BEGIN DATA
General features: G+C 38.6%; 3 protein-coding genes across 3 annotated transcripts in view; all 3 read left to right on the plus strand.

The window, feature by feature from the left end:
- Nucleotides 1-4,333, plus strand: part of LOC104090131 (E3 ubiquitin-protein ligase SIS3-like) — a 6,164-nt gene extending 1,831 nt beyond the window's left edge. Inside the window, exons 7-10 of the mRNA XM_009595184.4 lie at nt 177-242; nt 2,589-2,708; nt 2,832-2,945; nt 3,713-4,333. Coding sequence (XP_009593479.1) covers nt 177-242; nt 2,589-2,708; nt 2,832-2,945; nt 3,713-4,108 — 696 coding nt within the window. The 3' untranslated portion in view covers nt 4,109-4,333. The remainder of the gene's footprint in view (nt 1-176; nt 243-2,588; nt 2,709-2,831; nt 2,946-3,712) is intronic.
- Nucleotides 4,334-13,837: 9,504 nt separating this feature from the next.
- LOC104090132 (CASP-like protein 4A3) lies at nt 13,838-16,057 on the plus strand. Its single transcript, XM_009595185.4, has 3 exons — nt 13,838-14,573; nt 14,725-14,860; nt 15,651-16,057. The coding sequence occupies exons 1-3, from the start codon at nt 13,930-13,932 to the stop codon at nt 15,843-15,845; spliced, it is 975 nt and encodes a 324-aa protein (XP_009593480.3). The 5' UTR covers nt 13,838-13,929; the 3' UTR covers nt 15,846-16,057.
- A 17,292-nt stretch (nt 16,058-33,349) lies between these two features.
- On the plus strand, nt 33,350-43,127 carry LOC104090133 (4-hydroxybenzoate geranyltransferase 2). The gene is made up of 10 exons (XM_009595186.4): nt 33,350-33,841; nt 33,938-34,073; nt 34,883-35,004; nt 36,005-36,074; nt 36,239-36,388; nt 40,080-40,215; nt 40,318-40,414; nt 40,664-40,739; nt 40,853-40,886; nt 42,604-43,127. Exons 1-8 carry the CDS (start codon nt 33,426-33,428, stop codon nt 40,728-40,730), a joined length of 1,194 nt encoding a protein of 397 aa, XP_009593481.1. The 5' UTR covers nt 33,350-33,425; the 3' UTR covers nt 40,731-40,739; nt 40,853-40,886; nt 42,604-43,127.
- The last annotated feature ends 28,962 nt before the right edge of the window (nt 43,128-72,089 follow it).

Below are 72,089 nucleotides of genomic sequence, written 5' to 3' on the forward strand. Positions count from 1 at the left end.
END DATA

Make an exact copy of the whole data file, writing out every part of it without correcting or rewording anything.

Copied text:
General features: G+C 38.6%; 3 protein-coding genes across 3 annotated transcripts in view; all 3 read left to right on the plus strand.

The window, feature by feature from the left end:
- Nucleotides 1-4,333, plus strand: part of LOC104090131 (E3 ubiquitin-protein ligase SIS3-like) — a 6,164-nt gene extending 1,831 nt beyond the window's left edge. Inside the window, exons 7-10 of the mRNA XM_009595184.4 lie at nt 177-242; nt 2,589-2,708; nt 2,832-2,945; nt 3,713-4,333. Coding sequence (XP_009593479.1) covers nt 177-242; nt 2,589-2,708; nt 2,832-2,945; nt 3,713-4,108 — 696 coding nt within the window. The 3' untranslated portion in view covers nt 4,109-4,333. The remainder of the gene's footprint in view (nt 1-176; nt 243-2,588; nt 2,709-2,831; nt 2,946-3,712) is intronic.
- Nucleotides 4,334-13,837: 9,504 nt separating this feature from the next.
- LOC104090132 (CASP-like protein 4A3) lies at nt 13,838-16,057 on the plus strand. Its single transcript, XM_009595185.4, has 3 exons — nt 13,838-14,573; nt 14,725-14,860; nt 15,651-16,057. The coding sequence occupies exons 1-3, from the start codon at nt 13,930-13,932 to the stop codon at nt 15,843-15,845; spliced, it is 975 nt and encodes a 324-aa protein (XP_009593480.3). The 5' UTR covers nt 13,838-13,929; the 3' UTR covers nt 15,846-16,057.
- A 17,292-nt stretch (nt 16,058-33,349) lies between these two features.
- On the plus strand, nt 33,350-43,127 carry LOC104090133 (4-hydroxybenzoate geranyltransferase 2). The gene is made up of 10 exons (XM_009595186.4): nt 33,350-33,841; nt 33,938-34,073; nt 34,883-35,004; nt 36,005-36,074; nt 36,239-36,388; nt 40,080-40,215; nt 40,318-40,414; nt 40,664-40,739; nt 40,853-40,886; nt 42,604-43,127. Exons 1-8 carry the CDS (start codon nt 33,426-33,428, stop codon nt 40,728-40,730), a joined length of 1,194 nt encoding a protein of 397 aa, XP_009593481.1. The 5' UTR covers nt 33,350-33,425; the 3' UTR covers nt 40,731-40,739; nt 40,853-40,886; nt 42,604-43,127.
- The last annotated feature ends 28,962 nt before the right edge of the window (nt 43,128-72,089 follow it).

Below are 72,089 nucleotides of genomic sequence, written 5' to 3' on the forward strand. Positions count from 1 at the left end.